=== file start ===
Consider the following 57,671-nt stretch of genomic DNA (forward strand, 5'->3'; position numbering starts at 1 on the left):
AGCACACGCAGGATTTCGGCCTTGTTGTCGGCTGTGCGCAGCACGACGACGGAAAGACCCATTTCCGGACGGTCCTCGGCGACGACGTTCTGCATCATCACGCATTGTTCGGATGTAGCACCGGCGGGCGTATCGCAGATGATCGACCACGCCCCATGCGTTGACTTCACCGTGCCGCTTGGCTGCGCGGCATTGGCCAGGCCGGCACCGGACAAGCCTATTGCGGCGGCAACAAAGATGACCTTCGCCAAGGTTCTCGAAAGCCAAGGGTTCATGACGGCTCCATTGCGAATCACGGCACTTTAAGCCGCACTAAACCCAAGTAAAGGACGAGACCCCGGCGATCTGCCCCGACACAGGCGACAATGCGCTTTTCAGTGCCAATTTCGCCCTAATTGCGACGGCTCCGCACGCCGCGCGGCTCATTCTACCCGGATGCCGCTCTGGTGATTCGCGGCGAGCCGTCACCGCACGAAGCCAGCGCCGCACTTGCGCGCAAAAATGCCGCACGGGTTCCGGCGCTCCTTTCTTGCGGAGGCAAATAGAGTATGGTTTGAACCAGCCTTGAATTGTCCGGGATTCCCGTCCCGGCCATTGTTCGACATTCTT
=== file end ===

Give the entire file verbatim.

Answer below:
Consider the following 57,671-nt stretch of genomic DNA (forward strand, 5'->3'; position numbering starts at 1 on the left):
AGCACACGCAGGATTTCGGCCTTGTTGTCGGCTGTGCGCAGCACGACGACGGAAAGACCCATTTCCGGACGGTCCTCGGCGACGACGTTCTGCATCATCACGCATTGTTCGGATGTAGCACCGGCGGGCGTATCGCAGATGATCGACCACGCCCCATGCGTTGACTTCACCGTGCCGCTTGGCTGCGCGGCATTGGCCAGGCCGGCACCGGACAAGCCTATTGCGGCGGCAACAAAGATGACCTTCGCCAAGGTTCTCGAAAGCCAAGGGTTCATGACGGCTCCATTGCGAATCACGGCACTTTAAGCCGCACTAAACCCAAGTAAAGGACGAGACCCCGGCGATCTGCCCCGACACAGGCGACAATGCGCTTTTCAGTGCCAATTTCGCCCTAATTGCGACGGCTCCGCACGCCGCGCGGCTCATTCTACCCGGATGCCGCTCTGGTGATTCGCGGCGAGCCGTCACCGCACGAAGCCAGCGCCGCACTTGCGCGCAAAAATGCCGCACGGGTTCCGGCGCTCCTTTCTTGCGGAGGCAAATAGAGTATGGTTTGAACCAGCCTTGAATTGTCCGGGATTCCCGTCCCGGCCATTGTTCGACATTCTT